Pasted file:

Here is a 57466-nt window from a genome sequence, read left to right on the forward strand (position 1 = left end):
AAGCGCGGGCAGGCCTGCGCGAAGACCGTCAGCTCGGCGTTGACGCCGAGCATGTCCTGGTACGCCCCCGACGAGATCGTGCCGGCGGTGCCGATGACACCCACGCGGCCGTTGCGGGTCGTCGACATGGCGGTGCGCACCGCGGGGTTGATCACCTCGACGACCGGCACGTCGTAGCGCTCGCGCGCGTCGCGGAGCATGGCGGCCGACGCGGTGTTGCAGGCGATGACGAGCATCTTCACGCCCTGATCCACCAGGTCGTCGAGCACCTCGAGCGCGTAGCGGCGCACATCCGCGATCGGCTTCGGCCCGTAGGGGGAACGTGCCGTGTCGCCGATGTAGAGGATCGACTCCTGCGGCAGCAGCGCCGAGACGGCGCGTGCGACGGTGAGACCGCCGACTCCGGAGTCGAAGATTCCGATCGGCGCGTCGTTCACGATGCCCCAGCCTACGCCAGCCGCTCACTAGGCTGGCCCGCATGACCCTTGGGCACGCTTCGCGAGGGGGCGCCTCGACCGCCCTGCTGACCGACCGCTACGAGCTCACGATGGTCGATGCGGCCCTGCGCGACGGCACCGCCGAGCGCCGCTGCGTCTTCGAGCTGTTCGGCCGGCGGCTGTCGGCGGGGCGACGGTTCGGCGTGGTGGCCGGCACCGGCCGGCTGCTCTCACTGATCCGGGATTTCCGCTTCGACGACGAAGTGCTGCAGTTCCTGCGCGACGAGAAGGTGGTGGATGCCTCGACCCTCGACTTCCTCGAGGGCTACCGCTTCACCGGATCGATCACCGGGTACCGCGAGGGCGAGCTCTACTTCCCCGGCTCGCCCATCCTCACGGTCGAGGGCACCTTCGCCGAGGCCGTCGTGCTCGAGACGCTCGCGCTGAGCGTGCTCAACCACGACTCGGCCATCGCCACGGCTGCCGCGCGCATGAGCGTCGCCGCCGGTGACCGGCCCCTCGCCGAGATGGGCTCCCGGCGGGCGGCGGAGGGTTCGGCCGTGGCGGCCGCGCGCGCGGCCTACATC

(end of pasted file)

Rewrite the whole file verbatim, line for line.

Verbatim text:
Here is a 57466-nt window from a genome sequence, read left to right on the forward strand (position 1 = left end):
AAGCGCGGGCAGGCCTGCGCGAAGACCGTCAGCTCGGCGTTGACGCCGAGCATGTCCTGGTACGCCCCCGACGAGATCGTGCCGGCGGTGCCGATGACACCCACGCGGCCGTTGCGGGTCGTCGACATGGCGGTGCGCACCGCGGGGTTGATCACCTCGACGACCGGCACGTCGTAGCGCTCGCGCGCGTCGCGGAGCATGGCGGCCGACGCGGTGTTGCAGGCGATGACGAGCATCTTCACGCCCTGATCCACCAGGTCGTCGAGCACCTCGAGCGCGTAGCGGCGCACATCCGCGATCGGCTTCGGCCCGTAGGGGGAACGTGCCGTGTCGCCGATGTAGAGGATCGACTCCTGCGGCAGCAGCGCCGAGACGGCGCGTGCGACGGTGAGACCGCCGACTCCGGAGTCGAAGATTCCGATCGGCGCGTCGTTCACGATGCCCCAGCCTACGCCAGCCGCTCACTAGGCTGGCCCGCATGACCCTTGGGCACGCTTCGCGAGGGGGCGCCTCGACCGCCCTGCTGACCGACCGCTACGAGCTCACGATGGTCGATGCGGCCCTGCGCGACGGCACCGCCGAGCGCCGCTGCGTCTTCGAGCTGTTCGGCCGGCGGCTGTCGGCGGGGCGACGGTTCGGCGTGGTGGCCGGCACCGGCCGGCTGCTCTCACTGATCCGGGATTTCCGCTTCGACGACGAAGTGCTGCAGTTCCTGCGCGACGAGAAGGTGGTGGATGCCTCGACCCTCGACTTCCTCGAGGGCTACCGCTTCACCGGATCGATCACCGGGTACCGCGAGGGCGAGCTCTACTTCCCCGGCTCGCCCATCCTCACGGTCGAGGGCACCTTCGCCGAGGCCGTCGTGCTCGAGACGCTCGCGCTGAGCGTGCTCAACCACGACTCGGCCATCGCCACGGCTGCCGCGCGCATGAGCGTCGCCGCCGGTGACCGGCCCCTCGCCGAGATGGGCTCCCGGCGGGCGGCGGAGGGTTCGGCCGTGGCGGCCGCGCGCGCGGCCTACATC